The Office of General Counsel issued the following opinion on March 7, 2003, representing the position of the New York State Insurance Department.
Re: Viatical Settlements
1. Is a license from the Insurance Department required for a firm to solicit individuals to acquire interests in life insurance policies that have been purchased by your firm?
2. May the firm pay compensation to individuals who refer prospective investors to the firm?
If the policies that the firm purchases are not on the lives of New York residents who are viators, as that term is defined in New York Insurance Law § 7801(b) (McKinney 2000), no license is required from this Department and this Department would not regulate any compensation paid as a "finders fee." If, however, the insured were a New York viator, the firm would have to be licensed as a viatical settlement company and could not pay a "finders fee" to individuals providing potential viators. New York Insurance Law § 7808(c) (McKinney 2000). The Insurance Law does not regulate compensation paid to individuals furnishing potential investors.
While the firm is not licensed in New York, it is licensed as an insurance producer in Oregon. The inquirer indicated that the firm would like to offer interests in policies that it has purchased to New York residents. The policies insure individuals with a wide range of life expectancies and are not limited to policies insuring individuals with a terminal illness.
New York Insurance Law § 7801(a) defines a viatical settlement company:
Viatical settlement company means an individual, partnership, corporation or other entity not prohibited from acting as a viatical settlement company . . . that enters into an agreement with a person owning a life insurance policy insuring the life of a person who has a catastrophic or life threatening illness or condition, under the terms of which the viatical settlement company pays compensation or anything of value, which compensation or value is less than the expected death benefit of the insurance policy, in return for the policyowner's assignment, transfer, sale, devise or bequest of the death benefit or ownership of the insurance policy to the viatical settlement company. . . .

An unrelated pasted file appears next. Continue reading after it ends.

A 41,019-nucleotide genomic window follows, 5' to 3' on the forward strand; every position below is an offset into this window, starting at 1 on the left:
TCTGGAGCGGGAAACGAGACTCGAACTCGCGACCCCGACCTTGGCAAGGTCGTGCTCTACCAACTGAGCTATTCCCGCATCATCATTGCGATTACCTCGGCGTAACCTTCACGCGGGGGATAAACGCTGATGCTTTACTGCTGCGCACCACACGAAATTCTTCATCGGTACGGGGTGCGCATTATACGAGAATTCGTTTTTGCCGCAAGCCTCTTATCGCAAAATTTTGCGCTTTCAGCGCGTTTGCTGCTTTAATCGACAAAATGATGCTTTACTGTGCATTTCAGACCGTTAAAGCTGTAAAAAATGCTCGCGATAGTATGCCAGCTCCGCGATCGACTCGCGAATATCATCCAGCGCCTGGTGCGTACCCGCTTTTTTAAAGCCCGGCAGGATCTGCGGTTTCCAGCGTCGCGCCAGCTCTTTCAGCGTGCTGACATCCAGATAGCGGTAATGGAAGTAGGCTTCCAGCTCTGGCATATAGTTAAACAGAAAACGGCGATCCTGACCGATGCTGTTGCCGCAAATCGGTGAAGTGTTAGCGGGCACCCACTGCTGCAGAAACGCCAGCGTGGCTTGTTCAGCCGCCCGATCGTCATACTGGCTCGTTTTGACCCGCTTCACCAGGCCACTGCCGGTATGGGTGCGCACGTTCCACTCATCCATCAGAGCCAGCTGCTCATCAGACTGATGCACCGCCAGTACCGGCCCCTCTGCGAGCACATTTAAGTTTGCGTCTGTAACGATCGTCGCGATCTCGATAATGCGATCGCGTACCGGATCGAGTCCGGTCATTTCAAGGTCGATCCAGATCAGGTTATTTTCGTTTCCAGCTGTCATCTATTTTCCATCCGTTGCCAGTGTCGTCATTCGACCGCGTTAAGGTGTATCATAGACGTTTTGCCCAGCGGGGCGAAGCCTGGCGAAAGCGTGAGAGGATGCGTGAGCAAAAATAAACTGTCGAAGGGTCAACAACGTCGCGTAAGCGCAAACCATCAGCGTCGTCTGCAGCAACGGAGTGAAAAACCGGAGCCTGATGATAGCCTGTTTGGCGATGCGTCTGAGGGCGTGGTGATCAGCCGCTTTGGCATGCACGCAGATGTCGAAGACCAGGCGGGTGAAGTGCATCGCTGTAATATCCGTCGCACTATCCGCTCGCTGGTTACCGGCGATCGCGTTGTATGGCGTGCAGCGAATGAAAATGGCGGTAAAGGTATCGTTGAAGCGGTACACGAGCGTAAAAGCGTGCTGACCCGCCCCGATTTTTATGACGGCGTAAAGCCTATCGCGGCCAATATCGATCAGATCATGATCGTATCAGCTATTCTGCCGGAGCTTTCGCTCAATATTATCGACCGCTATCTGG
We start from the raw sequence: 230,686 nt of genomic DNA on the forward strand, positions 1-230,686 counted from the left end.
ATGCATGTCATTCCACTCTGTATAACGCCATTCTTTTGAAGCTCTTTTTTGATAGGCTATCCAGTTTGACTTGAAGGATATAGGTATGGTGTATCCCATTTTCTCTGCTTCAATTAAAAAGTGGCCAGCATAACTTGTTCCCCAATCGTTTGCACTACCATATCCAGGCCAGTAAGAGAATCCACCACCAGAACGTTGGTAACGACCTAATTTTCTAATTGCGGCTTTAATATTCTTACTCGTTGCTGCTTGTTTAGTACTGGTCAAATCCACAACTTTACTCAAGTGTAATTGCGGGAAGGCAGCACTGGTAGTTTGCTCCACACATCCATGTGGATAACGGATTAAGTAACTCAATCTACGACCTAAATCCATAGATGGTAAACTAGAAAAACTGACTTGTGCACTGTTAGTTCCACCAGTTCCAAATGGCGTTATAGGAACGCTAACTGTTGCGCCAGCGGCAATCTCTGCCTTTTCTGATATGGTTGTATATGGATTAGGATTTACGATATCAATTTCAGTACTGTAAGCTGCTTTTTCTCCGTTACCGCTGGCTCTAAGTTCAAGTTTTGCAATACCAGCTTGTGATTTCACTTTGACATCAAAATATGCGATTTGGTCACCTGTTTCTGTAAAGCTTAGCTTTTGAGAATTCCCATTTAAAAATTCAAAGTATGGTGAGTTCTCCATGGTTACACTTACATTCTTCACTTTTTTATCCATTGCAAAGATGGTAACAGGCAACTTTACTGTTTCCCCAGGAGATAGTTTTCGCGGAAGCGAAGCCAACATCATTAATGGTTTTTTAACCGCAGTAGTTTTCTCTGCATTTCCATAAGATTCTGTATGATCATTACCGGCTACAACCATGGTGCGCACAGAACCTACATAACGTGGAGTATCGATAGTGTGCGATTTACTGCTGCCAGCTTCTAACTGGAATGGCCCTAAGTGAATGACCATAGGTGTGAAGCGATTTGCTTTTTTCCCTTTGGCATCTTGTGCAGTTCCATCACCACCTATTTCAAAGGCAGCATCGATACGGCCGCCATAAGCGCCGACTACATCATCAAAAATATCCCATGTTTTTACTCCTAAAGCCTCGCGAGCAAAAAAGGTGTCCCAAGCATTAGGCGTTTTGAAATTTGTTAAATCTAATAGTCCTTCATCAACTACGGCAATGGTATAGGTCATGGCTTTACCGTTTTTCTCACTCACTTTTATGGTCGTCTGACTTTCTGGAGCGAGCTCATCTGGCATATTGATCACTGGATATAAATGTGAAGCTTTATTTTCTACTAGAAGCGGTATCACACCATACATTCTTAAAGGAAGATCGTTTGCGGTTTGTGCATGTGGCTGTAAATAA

New York Insurance Law § 7801(b) defines a viator:
Viator means the owner of a life insurance policy insuring the life of a person who has a catastrophic or life threatening illness or condition, who enters into an agreement under which the viatical settlement company will pay compensation or anything of value, which compensation or value is less than the expected death benefit of the insurance policy, in return for the viator's assignment, transfer, sale, devise or bequest of the death benefit or ownership of the insurance policy to the viatical settlement company. Viator may also include a person insured under a group life insurance policy who is not prohibited from assigning his or her rights or benefits and who assigns those rights or benefits by a viatical settlement.
New York Insurance Law § 7802(a) (McKinney 2000) prohibits acting as a viatical settlement company without a license from this Department. New York Insurance Law § 7808(c) provides:
Viatical settlement companies . . . shall not: . . . (2) pay or offer to pay any finder's fee, commission or other compensation to any viator's physician, attorney, accountant or other person providing medical, legal or financial planning services to the viator, or to any other person acting as agent of the viator with respect to the viatical settlement;
There is no provision in the New York Insurance Law regulating compensation to those who furnish investors to purchase interests in policies purchased by viatical settlement companies. Accordingly, if the insured is not a New York resident or, even if a New York resident, not a viator, this Department has no jurisdiction over any aspect of the transaction.
This opinion is limited to interpretation of the New York Insurance Law. The inquirer was referred to the Investor Protection Bureau of the Department of Law for a declaration as to whether such interests in life insurance policies are considered securities under other provisions of New York law.
For further information you may contact Principal Attorney Alan Rachlin at the New York City Office.